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. Last Updated: 07/27/2016

Russian Reserve Sales Pique World Interest

Russia sold platinum, palladium and diamonds in 1995 and 1996, apparently to save its economy from ruin, but the near-depletion of strategic gold stockpiles does not point to big bullion exports, officials said Friday.


The sales were well above planned levels, but the news has not shed much light on the exact size of secret stocks of precious metals and diamonds in Russia, which holds the key to world markets and is a major supplier.


But a Central Bank official said gold had not been exported.


"Gold is not leaving the country," deputy press director Natalya Khomenko said.


She said strategic reserves were nearly empty, not because they had been exported, but because the bank had bought them.


The bank's gold reserves, used to defend the ruble and kept separately from strategic stocks, are 400 tonnes, she said.


The size of Russia's precious metals stockpiles, especially platinum, is of major interest to world metals markets, and Moscow's gold sales have in the past moved prices furiously.


But platinum, palladium and diamond reserves are a fiercely-guarded state secret, so clues are welcome.


A senior source at Russia's Audit Chamber said Russia sold gems and precious metals in higher than planned quantities in 1995 and 1996.


The source said 1995 exports of precious metals and diamonds were 50 percent more than the 4.6 trillion rubles ($1 billion at December 1995 exchange rates) planned in the budget.


He said 1996 sales were twice the planned level of 4.5 to 4.6 trillion rubles (then worth about $800 million).


"They would seem to be pretty authoritative numbers, given that they're coming from the audit office," said one European metals analyst.


But Andy Smith of UBS in London urged caution. "Confusion, uncertainty, grain of salt -- those are the key words. Again, we don't know what the starting point was, truth be told."


The Audit Chamber is a little-known, powerful independent body responsible for checking how revenue and expenditure targets in the budget and at state organizations are met.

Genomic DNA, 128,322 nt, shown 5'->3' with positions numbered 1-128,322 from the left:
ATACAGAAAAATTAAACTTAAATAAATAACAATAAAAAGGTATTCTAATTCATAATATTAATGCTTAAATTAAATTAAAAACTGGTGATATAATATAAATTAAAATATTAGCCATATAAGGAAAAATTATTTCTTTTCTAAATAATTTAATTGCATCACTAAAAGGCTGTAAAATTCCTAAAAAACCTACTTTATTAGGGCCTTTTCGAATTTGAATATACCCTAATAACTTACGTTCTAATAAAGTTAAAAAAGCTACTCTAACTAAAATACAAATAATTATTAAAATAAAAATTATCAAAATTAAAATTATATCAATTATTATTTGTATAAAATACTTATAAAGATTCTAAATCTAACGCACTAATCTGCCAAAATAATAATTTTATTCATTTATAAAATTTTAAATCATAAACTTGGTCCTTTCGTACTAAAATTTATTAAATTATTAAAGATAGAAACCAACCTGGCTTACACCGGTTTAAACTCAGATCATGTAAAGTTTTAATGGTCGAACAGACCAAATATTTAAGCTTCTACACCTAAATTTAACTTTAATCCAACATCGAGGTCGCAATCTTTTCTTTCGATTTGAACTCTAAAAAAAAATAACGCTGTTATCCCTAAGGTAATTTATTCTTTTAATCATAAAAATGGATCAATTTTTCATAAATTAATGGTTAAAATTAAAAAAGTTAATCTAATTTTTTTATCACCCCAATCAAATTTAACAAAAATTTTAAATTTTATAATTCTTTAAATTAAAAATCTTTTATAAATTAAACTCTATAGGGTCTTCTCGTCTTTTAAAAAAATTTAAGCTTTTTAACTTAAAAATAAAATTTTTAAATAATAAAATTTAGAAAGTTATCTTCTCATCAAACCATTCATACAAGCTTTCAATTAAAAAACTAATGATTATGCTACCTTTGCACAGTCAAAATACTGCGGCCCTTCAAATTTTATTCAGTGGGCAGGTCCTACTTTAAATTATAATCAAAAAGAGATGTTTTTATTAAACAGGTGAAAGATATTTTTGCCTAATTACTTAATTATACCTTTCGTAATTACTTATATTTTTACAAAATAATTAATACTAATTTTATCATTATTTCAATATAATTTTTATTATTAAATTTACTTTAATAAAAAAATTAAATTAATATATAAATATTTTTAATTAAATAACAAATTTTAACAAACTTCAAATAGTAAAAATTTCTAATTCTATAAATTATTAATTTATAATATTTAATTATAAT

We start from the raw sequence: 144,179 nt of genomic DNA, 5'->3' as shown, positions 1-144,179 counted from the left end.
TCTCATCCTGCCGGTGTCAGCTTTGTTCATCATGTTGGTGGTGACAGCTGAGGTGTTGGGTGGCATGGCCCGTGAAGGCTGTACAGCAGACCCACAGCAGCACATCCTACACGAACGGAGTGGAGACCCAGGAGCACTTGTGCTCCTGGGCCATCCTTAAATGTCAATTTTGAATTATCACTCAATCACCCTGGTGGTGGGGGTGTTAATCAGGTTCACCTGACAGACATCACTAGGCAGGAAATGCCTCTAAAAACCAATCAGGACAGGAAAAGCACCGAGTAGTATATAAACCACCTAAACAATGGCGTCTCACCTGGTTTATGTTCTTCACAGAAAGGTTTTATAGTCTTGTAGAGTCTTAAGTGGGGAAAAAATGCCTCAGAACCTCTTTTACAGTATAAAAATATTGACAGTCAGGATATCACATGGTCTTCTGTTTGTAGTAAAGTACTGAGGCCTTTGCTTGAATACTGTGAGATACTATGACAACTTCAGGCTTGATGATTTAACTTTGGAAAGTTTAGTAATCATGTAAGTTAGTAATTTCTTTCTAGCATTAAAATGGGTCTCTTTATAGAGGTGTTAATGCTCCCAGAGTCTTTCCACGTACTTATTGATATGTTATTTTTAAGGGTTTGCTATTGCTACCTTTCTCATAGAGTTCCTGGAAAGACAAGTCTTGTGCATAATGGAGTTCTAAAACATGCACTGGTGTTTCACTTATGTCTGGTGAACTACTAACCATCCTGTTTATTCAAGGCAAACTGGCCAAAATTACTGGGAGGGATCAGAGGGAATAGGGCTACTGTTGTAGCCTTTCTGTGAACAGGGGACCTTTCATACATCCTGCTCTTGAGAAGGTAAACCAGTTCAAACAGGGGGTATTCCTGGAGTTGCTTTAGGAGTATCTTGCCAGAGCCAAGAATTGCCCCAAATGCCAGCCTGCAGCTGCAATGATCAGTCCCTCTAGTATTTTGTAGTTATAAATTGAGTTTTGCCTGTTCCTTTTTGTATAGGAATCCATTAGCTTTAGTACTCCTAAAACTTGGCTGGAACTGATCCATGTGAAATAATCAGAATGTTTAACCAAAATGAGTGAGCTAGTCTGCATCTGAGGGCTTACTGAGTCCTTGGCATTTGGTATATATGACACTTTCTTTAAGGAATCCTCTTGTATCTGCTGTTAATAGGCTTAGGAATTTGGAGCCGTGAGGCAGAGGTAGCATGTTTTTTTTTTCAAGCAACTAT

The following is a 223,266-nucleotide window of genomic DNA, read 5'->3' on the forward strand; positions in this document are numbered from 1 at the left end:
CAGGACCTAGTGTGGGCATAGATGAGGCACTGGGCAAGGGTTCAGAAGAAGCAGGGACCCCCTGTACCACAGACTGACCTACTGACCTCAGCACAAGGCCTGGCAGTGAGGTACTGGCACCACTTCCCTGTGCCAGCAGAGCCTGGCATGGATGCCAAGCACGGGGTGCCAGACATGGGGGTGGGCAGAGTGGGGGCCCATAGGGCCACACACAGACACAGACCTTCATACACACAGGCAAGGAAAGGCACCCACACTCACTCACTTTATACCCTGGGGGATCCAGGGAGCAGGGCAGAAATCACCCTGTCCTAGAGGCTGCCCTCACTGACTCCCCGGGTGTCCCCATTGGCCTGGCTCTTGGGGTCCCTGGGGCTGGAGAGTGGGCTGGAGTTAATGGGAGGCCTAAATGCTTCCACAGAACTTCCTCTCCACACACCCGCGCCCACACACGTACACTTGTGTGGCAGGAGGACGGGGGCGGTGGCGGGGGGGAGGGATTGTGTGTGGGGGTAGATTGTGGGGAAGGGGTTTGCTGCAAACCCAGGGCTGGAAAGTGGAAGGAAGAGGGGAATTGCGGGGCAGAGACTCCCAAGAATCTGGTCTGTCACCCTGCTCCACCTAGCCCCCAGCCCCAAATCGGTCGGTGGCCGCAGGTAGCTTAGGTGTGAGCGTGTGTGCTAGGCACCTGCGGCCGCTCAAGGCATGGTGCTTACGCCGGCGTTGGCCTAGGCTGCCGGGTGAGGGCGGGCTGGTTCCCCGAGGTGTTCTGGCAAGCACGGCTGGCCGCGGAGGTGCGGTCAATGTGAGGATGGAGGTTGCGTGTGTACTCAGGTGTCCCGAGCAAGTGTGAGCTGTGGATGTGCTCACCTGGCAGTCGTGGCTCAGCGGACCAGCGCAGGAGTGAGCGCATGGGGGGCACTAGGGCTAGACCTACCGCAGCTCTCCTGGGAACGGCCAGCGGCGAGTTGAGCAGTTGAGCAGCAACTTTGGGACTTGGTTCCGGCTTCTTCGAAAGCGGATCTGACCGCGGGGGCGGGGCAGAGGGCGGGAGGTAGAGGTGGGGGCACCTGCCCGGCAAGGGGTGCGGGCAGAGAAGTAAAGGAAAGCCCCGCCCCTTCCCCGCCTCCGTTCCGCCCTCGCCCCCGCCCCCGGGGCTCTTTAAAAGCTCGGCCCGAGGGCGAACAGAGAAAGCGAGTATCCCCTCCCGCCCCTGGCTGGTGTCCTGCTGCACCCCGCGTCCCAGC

"What it boils down to is that the sales are probably not great news for the government because it shows that they need to find all the cash they can get," said mining specialist Raj Kohli at Paribas Capital Markets in London. Russia is one of the world's top producers of platinum and its sister-metal, palladium. Its gold reserves in the ground are the world's third-largest, while its rough diamonds accounted for about one quarter of De Beers annual sales of rough gems.


A second Audit Chamber source said Russia's diamond stockpile could run out between March 1998 and September 1998 unless it was replenished.


Russia's gem mines require vast investment.


The extra gem and metals sales in 1995 and 1996 took place as Russia, struggling to revive its economy and breathe life into market reforms, sought to cover budget revenue shortfalls.


"Maybe it's because revenues from privatization were less, and they needed other sources of revenue," the first Audit Chamber source said.


Metals analysts in London and Johannesburg have long believed that Russia has been selling platinum and palladium stockpiles to earn much-needed foreign currency.


?The price of gold skidded to 3 1/4- year lows Friday in a market that dealers said was wracked by widespread speculation about new central bank selling.


Prices made a half-hearted effort at a bounce before sinking again in the afternoon towards the morning's lows.


"No one knows where the bottom is. Everyone who's tried to pick it so far has been wrong," one dealer said.


Bullion was fixed at $345.50 an ounce in the afternoon, only 50 cents above the morning level. The morning fix was the lowest since Sept. 14, 1993, and down a dramatic $4.25 from Thursday afternoon's fixing.